Taiwan Customs Officials Adopt RFID-enabled Container Seals

By Dave Friedlos

Officials at Kaohsiung Harbor, Taiwan's busiest port, have introduced the seals with EPC Gen 2 chips to improve security and reduce the need for officers to escort cargo containers.


At Kaohsiung Harbor, one of the 10 largest ports in the world, more than 1 million transit containers are imported and exported annually. To prevent smuggling, Taiwan Customs officers are required to escort some 50,000 unloaded containers each year from the carrier yard, through downtown, to one of the port’s five container terminals.

The escorts result in increased expenses for Customs, due to the need for additional employees, and for carrier companies, which must pay an escort fee. In addition, the long inspection times can cause an inconvenience.

The Yeon YTE-100 consists of a bolt with an embedded EPC Gen 2 RFID chip and a body containing an RFID antenna.

In 2004, the Taiwanese Government sought to replace manual escorts with an automated system to improve security and efficiency, as well as cut costs by reducing manned escorts.

Between 2004 and 2006, the Kaohsiung Customs Office called on bidders four times to deliver an automated, RFID-based electronic seal (e-seal) system, says section chief Hai-Hsiao Wang. Each bid, however, failed to meet the department’s high standards.

“The bidders could not reach the required criteria of a 95 percent read rate,” Wang says, “and the main reason was domestic manufacturers could not control the accuracy of the technology over long distances, or the stability of the electronic seal.”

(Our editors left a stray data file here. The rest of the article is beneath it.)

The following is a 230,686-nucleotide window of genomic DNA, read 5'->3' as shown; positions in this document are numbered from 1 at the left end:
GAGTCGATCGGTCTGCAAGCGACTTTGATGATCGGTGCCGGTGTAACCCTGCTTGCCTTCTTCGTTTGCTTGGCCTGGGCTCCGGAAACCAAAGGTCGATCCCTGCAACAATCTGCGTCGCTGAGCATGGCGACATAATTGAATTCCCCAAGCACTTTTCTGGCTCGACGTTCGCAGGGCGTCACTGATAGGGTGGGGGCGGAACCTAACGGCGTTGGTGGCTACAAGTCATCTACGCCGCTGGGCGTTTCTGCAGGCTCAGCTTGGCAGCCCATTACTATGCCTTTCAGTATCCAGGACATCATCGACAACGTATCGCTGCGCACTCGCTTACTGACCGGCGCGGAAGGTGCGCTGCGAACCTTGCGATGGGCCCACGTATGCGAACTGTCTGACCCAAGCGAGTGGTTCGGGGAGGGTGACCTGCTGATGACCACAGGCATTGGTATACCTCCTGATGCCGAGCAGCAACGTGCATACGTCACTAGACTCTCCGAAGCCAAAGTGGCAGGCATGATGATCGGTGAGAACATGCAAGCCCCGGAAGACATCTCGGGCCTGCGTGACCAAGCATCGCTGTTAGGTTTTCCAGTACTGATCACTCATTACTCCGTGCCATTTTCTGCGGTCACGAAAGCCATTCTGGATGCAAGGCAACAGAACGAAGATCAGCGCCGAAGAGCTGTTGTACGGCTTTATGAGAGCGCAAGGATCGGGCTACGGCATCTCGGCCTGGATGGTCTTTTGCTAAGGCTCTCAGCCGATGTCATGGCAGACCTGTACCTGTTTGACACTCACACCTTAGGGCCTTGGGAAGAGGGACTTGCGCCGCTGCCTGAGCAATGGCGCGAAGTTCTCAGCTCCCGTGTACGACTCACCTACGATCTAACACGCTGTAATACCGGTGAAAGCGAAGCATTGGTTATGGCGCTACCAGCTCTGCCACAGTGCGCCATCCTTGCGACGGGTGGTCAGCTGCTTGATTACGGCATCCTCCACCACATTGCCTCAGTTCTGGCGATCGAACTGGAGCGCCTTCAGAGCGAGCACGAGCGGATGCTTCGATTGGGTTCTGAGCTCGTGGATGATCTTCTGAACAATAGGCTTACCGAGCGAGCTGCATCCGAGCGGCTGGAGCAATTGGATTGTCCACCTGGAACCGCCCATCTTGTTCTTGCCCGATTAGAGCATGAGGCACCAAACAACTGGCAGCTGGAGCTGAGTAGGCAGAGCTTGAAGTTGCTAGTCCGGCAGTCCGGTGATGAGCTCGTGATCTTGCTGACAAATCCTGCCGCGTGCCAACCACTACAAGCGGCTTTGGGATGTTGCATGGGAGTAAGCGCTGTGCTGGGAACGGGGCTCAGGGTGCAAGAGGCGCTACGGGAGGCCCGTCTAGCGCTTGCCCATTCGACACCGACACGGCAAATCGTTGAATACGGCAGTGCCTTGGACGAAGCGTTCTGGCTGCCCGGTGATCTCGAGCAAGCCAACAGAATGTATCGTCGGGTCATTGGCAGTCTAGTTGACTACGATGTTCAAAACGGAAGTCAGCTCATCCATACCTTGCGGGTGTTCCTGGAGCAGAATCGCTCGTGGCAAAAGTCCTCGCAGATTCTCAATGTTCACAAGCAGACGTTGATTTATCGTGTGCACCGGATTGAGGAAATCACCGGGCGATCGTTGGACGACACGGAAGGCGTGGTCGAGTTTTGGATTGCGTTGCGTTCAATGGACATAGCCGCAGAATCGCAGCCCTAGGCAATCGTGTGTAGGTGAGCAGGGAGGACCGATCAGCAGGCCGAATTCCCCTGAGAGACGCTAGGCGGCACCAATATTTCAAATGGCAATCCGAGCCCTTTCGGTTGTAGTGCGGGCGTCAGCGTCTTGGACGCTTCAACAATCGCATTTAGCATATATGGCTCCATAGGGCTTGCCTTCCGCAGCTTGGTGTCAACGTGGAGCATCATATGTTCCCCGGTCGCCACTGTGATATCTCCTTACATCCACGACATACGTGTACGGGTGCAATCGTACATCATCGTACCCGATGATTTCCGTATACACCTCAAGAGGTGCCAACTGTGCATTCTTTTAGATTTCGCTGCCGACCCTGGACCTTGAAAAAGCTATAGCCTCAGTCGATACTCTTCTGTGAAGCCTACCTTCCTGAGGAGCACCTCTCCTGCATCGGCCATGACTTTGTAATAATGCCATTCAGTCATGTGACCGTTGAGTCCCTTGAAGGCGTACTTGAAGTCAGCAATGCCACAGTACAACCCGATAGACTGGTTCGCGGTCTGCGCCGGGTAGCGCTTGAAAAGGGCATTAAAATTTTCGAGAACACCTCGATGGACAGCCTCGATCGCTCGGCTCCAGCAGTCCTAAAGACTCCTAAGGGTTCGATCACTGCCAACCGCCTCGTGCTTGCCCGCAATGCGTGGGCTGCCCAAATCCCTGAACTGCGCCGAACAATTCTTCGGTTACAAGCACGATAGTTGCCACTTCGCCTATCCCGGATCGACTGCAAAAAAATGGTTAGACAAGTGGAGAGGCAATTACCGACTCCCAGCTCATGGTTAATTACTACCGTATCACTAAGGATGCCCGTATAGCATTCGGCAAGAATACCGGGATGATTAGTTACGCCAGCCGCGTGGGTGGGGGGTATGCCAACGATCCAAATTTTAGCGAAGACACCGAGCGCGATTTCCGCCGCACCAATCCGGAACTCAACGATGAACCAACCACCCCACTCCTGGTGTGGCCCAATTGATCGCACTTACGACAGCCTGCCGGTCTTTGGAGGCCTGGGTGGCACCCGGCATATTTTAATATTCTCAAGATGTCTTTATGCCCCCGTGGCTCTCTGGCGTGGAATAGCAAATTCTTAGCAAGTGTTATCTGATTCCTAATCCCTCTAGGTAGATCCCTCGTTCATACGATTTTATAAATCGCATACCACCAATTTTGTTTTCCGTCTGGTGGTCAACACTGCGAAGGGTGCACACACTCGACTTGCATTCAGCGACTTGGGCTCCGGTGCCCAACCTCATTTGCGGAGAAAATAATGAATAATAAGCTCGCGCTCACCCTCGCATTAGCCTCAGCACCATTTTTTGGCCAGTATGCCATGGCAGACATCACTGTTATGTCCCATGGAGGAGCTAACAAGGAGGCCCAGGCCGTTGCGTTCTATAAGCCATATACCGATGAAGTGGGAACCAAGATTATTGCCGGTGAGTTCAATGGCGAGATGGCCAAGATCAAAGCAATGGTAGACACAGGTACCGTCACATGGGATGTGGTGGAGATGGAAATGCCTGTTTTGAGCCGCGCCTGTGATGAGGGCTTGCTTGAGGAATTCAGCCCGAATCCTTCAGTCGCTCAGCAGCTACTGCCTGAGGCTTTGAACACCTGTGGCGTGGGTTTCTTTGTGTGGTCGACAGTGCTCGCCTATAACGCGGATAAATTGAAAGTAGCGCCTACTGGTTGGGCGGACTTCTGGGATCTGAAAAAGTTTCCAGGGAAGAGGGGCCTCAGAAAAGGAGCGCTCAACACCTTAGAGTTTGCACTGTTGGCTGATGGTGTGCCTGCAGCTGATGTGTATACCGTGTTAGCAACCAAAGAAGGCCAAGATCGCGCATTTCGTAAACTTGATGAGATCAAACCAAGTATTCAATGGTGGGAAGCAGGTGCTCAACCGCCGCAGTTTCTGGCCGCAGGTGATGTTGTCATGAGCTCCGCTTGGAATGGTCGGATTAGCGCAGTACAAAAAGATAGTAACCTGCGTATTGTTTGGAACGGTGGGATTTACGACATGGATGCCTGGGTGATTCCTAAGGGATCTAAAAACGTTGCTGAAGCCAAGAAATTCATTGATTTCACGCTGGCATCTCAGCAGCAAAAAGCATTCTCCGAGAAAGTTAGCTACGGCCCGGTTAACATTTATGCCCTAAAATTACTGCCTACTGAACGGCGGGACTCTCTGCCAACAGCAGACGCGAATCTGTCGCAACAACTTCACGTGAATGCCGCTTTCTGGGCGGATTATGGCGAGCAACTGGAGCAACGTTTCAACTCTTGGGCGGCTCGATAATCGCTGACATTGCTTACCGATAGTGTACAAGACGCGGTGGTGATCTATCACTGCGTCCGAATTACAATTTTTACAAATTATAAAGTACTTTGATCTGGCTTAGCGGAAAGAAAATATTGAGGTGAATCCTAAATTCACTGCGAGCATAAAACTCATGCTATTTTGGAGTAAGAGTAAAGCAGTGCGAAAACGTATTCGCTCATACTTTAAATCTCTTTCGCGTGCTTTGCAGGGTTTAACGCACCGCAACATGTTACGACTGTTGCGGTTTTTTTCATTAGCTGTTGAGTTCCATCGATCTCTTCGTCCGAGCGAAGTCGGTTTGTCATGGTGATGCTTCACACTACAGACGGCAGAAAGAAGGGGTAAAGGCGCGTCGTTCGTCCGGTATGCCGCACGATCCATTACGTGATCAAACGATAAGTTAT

Enter Yeon Technologies, a local hardware supplier that provides both Impinj‘s Speedway readers and its own specially designed tamper-proof Yeon YTE-100 e-seal. The e-seal has a bolt containing a passive ultrahigh-frequency (UHF) chip encoded with a unique ID number.

“The reason a number of readers failed during previous trials is because of environmental conditions at Kaohsiung Harbor,” says Yeon Technologies’ president, Nancy Tai. “It is in a very tropical area, so the readers must be able to withstand high temperatures, high humidity, salt erosion and even the occasional typhoon.”

In early 2008, Yeon Technologies began testing Speedway interrogators in 20 lanes at Kaohsiung Harbor, in order to demonstrate their performance and durability in harsh environments. During trials, Tai says, the YTE-100 outperformed other e-seal designs and Kaohsiung Customs chose to test 4,200 of the e-seals during the pilot.

“The requirements were very simple,” Tai explains. “Kaohsiung Customs wanted a secure bolt with a read rate accuracy of 95 percent or higher, and a read range of 7 meters [23 feet] even when trucks are traveling at 60 kilometers [37 miles] per hour or more. Furthermore, once destroyed or cut off, the e-seal must stop functioning to ensure cargo has not been tampered with. If an e-seal could be reused, then there is no guarantee that the container has not been opened at some point during transit.”

To seal a container door, the Yeon YTE-100’s bolt locks onto the device’s body. If the bolt is cut or removed, its RFID chip ceases to function.

The YTE-100 seal’s RFID chip complies with the EPC Gen 2 and ISO 18000-6C standards, and operates at a frequency between 860 and 960 MHz. The YTE-100 also complies with the ISO/PAS 17712 standard for mechanical seals used on freight containers.